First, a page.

Unfortunately, many pressure cookers do not have markings inside to delineate these maximums. If your pressure cooker doesn’t, fill up the cooker with water to get a visual feel for the location. For example, my un-marked 6L Fagor Futuro is 2/3 full when the water is just under where the handles attach and 1/2 full just above where the round bottom starts to go straight.
Here’s a handy chart that lists the most common pressure cooker sizes, and how much a pressure cooker can hold at each maximum capacity.
[table id=31 /]
If your pressure cooker size is not listed above, simply multiply its size by .5 to calculate the cooker’s 1/2 capacity and .66 to calculate 2/3 capacity.
This is getting too technical, just tell me how much rice, beans or stock I can make in my pressure cooker!
For someone shopping for their first or second pressure cooker – the prime concern is how much food it will hold. Here is a table that describes the maximum capacity of some key representative ingredients. Remember that “Max” refers to both the ingredients and their cooking liquid.
[table id=32 /]
Is there a minimum pressure cooker capacity?
Every pressure cooker needs a minimum amount of liquid to generate enough steam to pressurize the cooker. Each manufacturer has their own minimum liquid requirements – this minimum is calculated based on the size of the pressure cooker, type of pressure valve and, for cookers that must vent to maintain pressure, cooking time.
A larger pressure cooker will need more steam to pressurize and will also need more liquid to boil and generate that steam. Some pressure valves vent by function or design. While a spring valve releases little or no steam to keep a cooker at pressure, instead, a weight-modified or jiggler-type valve must release pressure and steam rhythmically to maintain a set pressure. The extra venting means that a longer cooking time will evaporate more liquid, and the cooker will require more to keep it from running dry.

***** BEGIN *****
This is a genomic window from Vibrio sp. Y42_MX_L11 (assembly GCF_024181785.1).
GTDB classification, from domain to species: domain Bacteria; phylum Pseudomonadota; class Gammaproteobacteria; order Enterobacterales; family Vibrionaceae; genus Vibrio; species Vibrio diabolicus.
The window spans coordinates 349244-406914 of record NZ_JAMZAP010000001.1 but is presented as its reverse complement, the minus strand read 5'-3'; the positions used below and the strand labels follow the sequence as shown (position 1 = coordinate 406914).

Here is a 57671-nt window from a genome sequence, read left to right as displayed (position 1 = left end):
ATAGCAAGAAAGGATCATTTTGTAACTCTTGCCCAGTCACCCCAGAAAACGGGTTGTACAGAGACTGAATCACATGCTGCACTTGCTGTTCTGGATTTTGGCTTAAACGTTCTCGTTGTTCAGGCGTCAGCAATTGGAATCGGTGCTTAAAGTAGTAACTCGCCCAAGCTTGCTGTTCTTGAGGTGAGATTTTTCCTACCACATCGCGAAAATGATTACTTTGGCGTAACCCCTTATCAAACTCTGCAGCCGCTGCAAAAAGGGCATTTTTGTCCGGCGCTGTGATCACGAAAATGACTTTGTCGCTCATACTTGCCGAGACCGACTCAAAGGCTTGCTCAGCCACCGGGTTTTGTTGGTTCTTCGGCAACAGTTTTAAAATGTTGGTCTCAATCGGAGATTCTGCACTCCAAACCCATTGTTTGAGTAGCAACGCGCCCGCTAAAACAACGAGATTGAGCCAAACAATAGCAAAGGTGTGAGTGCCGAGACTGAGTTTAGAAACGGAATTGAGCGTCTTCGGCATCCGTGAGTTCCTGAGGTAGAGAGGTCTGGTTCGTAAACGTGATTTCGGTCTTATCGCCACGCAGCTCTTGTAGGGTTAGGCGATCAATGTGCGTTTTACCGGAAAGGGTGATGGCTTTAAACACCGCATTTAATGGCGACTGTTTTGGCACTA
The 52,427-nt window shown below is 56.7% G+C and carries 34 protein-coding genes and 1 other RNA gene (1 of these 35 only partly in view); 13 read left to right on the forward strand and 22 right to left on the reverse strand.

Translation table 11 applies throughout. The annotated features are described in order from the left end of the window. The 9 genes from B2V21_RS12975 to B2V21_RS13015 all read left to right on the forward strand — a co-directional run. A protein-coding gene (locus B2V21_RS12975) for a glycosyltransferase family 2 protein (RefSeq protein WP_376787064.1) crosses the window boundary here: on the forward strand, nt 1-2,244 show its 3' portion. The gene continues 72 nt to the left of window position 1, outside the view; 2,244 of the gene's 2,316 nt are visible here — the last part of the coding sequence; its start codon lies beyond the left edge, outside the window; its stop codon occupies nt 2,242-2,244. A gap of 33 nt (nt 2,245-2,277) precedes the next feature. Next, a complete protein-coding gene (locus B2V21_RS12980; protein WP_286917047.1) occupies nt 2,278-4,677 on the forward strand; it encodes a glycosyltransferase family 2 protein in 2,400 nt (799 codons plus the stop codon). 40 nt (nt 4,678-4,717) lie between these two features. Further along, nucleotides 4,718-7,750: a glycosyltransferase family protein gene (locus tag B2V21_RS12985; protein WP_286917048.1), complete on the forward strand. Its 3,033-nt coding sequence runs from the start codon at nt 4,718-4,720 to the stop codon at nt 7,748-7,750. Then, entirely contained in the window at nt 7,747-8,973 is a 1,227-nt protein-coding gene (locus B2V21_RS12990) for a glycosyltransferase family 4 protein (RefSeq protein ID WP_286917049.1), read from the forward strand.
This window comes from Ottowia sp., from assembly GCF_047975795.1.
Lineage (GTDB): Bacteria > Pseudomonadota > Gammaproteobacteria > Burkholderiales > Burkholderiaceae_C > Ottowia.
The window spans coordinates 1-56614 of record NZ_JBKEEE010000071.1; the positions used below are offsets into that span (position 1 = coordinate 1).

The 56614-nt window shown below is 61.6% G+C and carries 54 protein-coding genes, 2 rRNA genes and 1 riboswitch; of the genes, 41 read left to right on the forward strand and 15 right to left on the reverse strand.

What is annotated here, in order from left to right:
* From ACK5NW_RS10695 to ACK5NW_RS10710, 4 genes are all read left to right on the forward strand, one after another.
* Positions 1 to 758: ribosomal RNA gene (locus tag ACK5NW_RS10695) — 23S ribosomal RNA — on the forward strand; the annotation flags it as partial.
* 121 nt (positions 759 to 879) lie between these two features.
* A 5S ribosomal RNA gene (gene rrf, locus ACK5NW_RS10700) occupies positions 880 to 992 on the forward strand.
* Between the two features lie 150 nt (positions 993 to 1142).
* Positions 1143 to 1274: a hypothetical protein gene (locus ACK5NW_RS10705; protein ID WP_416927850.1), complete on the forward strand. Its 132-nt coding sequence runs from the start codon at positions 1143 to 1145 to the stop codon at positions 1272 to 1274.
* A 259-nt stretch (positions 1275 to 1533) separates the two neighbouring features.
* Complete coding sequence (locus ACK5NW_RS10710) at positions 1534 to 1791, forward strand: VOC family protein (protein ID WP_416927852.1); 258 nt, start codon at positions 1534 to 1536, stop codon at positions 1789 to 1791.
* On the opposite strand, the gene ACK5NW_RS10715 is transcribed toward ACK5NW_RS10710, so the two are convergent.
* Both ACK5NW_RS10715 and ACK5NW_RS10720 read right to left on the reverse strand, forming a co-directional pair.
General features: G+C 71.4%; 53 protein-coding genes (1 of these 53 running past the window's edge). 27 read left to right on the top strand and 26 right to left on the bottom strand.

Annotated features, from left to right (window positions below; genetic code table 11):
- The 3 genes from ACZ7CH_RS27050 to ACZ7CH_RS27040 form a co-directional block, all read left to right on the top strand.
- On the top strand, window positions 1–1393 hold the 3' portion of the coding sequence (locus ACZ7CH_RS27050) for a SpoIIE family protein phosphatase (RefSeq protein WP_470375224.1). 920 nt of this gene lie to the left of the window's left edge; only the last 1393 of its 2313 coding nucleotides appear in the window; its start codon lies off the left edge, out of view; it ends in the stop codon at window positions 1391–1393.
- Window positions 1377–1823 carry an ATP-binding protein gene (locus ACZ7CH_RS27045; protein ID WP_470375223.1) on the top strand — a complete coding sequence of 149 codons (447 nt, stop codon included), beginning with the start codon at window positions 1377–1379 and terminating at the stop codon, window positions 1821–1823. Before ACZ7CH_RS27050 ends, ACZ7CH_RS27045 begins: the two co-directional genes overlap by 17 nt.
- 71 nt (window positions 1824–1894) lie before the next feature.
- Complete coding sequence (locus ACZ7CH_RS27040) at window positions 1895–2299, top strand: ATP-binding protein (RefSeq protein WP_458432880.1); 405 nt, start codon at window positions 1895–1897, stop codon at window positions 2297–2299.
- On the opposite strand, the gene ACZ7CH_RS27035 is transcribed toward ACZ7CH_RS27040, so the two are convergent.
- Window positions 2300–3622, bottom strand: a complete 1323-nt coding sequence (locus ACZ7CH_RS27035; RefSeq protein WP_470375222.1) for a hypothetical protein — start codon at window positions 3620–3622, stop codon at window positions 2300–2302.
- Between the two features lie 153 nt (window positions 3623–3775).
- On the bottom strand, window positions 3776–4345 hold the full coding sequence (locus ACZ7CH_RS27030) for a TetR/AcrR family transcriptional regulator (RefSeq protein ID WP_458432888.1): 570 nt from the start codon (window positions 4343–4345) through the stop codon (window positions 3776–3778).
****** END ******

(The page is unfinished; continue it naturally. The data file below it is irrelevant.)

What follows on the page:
Some pressure cookers have a “min” line etched inside the cooker to make it easy to see if you’ve got enough liquid in them while others (usually the ones requiring more liquid) have a line with a 1/3 mark to indicate the minimum food and liquid requirement.
Refer to your pressure cooker’s manual to find its the minimum requirement.
Can I use something other than water to reach my pressure cooker’s minimum liquid requirement?
You can reach your pressure cooker’s minimum liquid requirement with stock, fruit juice, a little wine or beer – but not hard liquor (large quantities of alcohol will evaporate through the valve and the vapor will ignite).
Using advanced pressure cooking techniques you can calculate the liquid released by a vegetable or piece or meat in a recipe during pressure cooking – and use those liquids maintain pressure. Here’s a handy chart that will get you half-way there. This technique has enough caveats to merit its own article – so I won’t explain it here. Any well-written pressure cooker recipe from a trusted source will have already made these calculations to get the most flavor from the pressure cooker.
Leave a comment below, and we’ll do our best to find the answer.